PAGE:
Frankly speaking, they already lack non-American Americans. For instance, the Shibutanis brother and sister and Mirai Nagasu who has Japanese roots, Vincent Zhou and namesakes Nathan Chen and Karen Chen competed for the USA at the Olympics in PyeongChang. At the World Junior Championships, America was represented by former Petersburg citizen Aleksey Krasnozhon and Anthony Ponomarenko, whose parents Marina Klimova and Sergey Ponomarenko experienced figure skating fans perfectly know.
If we acquaint with participants of US figure skating championships, it will seem that only Asians and ex-Russians skate, this is why it won't be feasible to invite another team to the national team deliberately.
Now American lovers of figure skating keenly stay tuned for the career development of 13-year-old Alysa Liu who might approach the 2022 Olympics in the prime of her life. Then America won't be able to offer Medvedeva anything in terms of money. Nothing to talk about even if Mirai Nagasu who didn't qualify for the Olympic team at the 2014 Sochi had to have a part-time job in Colorado's NHL cheerleading team. It's not habitual to waste money in America, however, like everywhere.
Hosting the Olympics in PyeongChang sparked temporary interest in the naturalisation of figure skaters from South Korea. But it's past history.
Germany is an option, but…
Talking about Europe, three countries are relatively interested in Russian figure skaters: Israel, Italy and Germany. However, the last two countries invite not only Russians with pleasure.
Besides our Ivan Righini (Bariyev) and Nikol Gosviani, English, French, Czech, Canadians, Japanese were in Italy. Nelli Zhiganshina, Andrey Lebed, Evgeny Kholonyuk competed in Germany, additionally, they have a Belgian, Italian and Canadian, Ukrainian and French Alyona Savchenko and Bruno Massot. We'd like to prove with the latter example that even chances to win Olympic awards won't make Germans hurry up to grant citizenship and lay out money.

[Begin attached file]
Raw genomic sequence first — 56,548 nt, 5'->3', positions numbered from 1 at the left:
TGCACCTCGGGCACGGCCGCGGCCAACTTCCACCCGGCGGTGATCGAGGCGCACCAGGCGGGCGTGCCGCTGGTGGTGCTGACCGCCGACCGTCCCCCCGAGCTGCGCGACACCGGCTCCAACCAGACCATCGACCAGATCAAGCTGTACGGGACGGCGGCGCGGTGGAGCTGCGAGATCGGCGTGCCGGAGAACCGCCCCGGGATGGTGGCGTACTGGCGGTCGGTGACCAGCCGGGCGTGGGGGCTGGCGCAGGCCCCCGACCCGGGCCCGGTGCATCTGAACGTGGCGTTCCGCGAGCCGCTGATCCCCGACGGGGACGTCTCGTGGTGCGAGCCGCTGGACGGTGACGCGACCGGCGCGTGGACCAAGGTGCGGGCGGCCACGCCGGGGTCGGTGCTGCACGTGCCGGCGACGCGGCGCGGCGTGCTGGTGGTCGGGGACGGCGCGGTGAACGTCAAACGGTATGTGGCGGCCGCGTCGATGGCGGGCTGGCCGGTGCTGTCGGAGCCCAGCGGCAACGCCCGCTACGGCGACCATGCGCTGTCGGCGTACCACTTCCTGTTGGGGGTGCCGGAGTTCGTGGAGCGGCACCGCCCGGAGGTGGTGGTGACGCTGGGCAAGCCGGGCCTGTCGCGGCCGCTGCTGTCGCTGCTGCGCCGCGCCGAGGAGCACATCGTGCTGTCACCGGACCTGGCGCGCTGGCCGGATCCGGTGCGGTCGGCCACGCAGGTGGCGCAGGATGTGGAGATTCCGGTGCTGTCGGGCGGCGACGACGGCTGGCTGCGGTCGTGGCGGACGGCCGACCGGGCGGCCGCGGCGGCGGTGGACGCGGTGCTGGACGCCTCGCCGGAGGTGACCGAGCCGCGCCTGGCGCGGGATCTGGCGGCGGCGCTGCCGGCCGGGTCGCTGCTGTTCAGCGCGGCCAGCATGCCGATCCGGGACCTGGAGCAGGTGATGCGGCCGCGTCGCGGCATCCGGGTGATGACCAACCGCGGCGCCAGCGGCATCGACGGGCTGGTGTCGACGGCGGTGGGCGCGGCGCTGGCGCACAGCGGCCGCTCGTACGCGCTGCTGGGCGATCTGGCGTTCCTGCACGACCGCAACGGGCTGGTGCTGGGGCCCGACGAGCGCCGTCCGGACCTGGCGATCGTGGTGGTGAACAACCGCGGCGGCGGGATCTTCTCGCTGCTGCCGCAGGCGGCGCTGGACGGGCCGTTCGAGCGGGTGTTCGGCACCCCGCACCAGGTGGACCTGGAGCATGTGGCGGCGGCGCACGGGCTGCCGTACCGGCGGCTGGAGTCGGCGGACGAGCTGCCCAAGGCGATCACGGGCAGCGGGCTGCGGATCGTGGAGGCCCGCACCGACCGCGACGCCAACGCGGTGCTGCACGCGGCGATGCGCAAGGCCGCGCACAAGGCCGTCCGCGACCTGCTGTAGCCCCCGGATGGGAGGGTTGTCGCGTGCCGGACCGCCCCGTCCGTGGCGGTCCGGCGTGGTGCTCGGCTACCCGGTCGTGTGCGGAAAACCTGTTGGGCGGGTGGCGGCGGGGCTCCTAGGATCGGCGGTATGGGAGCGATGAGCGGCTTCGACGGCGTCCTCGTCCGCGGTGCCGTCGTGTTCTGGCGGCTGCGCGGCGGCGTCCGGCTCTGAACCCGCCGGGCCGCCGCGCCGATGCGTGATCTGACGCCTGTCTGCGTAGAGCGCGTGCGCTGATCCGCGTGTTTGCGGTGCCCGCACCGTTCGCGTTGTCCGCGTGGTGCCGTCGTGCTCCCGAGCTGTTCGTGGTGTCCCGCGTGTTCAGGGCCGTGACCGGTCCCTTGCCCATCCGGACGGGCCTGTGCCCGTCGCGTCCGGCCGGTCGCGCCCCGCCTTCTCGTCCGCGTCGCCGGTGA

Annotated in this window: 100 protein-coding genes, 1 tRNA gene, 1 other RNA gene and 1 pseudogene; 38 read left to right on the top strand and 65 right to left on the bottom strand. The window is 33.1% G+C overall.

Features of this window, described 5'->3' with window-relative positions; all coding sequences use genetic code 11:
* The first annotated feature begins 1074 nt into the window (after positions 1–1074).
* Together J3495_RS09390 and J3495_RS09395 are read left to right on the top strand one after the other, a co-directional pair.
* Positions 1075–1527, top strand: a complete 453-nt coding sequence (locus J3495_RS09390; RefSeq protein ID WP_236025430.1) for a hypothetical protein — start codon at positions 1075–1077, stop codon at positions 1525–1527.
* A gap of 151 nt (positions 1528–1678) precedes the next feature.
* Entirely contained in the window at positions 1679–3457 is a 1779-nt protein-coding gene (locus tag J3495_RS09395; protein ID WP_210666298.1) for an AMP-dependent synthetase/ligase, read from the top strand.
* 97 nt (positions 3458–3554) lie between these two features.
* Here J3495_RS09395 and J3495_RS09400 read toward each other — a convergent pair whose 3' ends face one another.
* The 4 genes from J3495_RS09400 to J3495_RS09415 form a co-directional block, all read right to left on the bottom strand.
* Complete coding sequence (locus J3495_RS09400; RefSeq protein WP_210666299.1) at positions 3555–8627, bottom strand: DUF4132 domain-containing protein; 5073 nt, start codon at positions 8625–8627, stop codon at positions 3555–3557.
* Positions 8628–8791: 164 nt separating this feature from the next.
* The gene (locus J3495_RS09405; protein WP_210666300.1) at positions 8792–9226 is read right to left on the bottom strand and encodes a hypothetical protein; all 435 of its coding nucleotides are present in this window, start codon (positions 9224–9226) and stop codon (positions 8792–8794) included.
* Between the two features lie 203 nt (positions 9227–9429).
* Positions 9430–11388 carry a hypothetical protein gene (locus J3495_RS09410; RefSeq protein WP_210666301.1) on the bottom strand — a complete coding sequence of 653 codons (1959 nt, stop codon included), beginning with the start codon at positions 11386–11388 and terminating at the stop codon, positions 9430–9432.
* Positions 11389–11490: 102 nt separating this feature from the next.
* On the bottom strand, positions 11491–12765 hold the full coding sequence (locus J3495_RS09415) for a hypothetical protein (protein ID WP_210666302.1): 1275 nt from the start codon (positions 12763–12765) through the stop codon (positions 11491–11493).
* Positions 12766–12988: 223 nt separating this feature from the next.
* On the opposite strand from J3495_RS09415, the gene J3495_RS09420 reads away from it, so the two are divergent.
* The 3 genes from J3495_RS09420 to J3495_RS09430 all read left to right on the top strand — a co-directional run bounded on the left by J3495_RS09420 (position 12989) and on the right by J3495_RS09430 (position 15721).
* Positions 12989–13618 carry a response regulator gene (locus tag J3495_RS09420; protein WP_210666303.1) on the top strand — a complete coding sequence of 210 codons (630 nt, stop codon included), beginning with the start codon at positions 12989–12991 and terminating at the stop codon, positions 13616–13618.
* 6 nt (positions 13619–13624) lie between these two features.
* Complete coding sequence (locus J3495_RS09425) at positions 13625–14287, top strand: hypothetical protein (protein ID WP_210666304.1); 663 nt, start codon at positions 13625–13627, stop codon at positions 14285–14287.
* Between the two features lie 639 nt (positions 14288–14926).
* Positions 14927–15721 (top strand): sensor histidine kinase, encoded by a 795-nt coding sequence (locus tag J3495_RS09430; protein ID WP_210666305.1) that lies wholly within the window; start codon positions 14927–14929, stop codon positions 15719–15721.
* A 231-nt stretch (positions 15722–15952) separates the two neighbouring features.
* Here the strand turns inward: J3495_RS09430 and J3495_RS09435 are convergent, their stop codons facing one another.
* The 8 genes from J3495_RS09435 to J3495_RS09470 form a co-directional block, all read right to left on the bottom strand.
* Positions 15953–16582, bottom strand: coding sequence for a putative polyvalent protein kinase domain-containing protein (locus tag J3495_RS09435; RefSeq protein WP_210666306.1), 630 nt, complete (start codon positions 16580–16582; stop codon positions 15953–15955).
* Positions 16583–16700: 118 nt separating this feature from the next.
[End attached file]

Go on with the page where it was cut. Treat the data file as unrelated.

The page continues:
Massot became Germany shortly before the Olympics, he had been competing only by the federation's licence without no right to compete at the Games. France asked firstly €100,000 for his transfer, then it suppressed its appetite to 70,000 and finally sealed the deal for €30,000. In the end, the federation subsidised Savchenko and Massot with the sum they have to pay back. Lebed is now skating for Germany but he isn't going to refuse training for 2,000 rubles per class at the Krasnogorsk ice rink. Can anybody imagine Medvedeva in ''drills''?
Generally speaking, any interview with an emigrant in figure skating leaves a feeling that there's no such thing as a free lunch abroad, and the ice is free only outdoors, after it freezes. Right figure skaters have to resort to crowdfunding more often than other athletes in the world to raise money for their professional activity.
Before the Olympic season, Michal Březina, the leader of the Czech Republic's figure skating, collected money via crowdfunding. Ex-Russian Yulia Schetinina, the recent leader in pairs in Switzerland, had raised money for classes a bit earlier. Unfortunately, the Figure Skating Federation of Belarus isn't rich, and when Russians competed for this country in international competitions, they tried to capitalise this fact on their own.
As strange as it might sound, the country that's mostly interested in figure skaters among top national teams is… Canada. Russians have already competed for Canada – Fyodor Andreyev, Lyubov Ilyushechkina, Andrey Rogozin and, as strange as it might sound, including Elladj Balde. The Olympic gold in teams in PyeongChang was won by veterans stars. After the Olympics season, almost everyone said goodbye to figure skating except ladies. But the best single skater Kaetlyn Osmond is missing this season, and it turned out she had nobody behind. Including for this reason this year's Championship of Canada was held by the principle ''to invite everyone'', particularly to invite from all over the world.
Stefan Gogolev born in Yekaterinburg joined men with American Keegan Messing and Ukrainian Roman Sadovsky. Ex-Ukrainian Mark Bardei started to compete for Canada in pairs. Dmitry Razgulyayev, whose father competed for Latvia, and Danish Nikolaj Sørensen will compete for Canada in ice dance. He had previously competed for Denmark with his partner, but now Laurence Fournier Beaudry and he have joined the national team of Canada.
It's just some recruitment. Why not continue it by inviting the two-time world champion who is training in Canada under the local coach?